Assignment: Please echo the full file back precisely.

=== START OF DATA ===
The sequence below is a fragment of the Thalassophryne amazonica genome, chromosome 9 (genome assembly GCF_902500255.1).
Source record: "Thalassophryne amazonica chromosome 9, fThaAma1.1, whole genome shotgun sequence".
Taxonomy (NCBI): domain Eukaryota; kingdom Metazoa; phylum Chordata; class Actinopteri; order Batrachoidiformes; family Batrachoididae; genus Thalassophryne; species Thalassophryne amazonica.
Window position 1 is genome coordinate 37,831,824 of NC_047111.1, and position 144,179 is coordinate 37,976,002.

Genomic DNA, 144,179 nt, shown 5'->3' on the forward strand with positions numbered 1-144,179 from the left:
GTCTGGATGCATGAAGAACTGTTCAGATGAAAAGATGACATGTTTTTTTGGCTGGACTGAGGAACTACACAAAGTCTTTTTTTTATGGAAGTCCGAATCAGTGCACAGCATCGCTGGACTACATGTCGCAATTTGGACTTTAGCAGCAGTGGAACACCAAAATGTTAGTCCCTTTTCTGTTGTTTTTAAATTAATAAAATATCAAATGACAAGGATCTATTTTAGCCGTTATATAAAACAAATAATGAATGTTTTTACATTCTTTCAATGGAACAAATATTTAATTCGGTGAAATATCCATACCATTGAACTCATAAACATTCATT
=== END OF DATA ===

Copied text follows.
The sequence below is a fragment of the Thalassophryne amazonica genome, chromosome 9 (genome assembly GCF_902500255.1).
Source record: "Thalassophryne amazonica chromosome 9, fThaAma1.1, whole genome shotgun sequence".
Taxonomy (NCBI): domain Eukaryota; kingdom Metazoa; phylum Chordata; class Actinopteri; order Batrachoidiformes; family Batrachoididae; genus Thalassophryne; species Thalassophryne amazonica.
Window position 1 is genome coordinate 37,831,824 of NC_047111.1, and position 144,179 is coordinate 37,976,002.

Genomic DNA, 144,179 nt, shown 5'->3' on the forward strand with positions numbered 1-144,179 from the left:
GTCTGGATGCATGAAGAACTGTTCAGATGAAAAGATGACATGTTTTTTTGGCTGGACTGAGGAACTACACAAAGTCTTTTTTTTATGGAAGTCCGAATCAGTGCACAGCATCGCTGGACTACATGTCGCAATTTGGACTTTAGCAGCAGTGGAACACCAAAATGTTAGTCCCTTTTCTGTTGTTTTTAAATTAATAAAATATCAAATGACAAGGATCTATTTTAGCCGTTATATAAAACAAATAATGAATGTTTTTACATTCTTTCAATGGAACAAATATTTAATTCGGTGAAATATCCATACCATTGAACTCATAAACATTCATT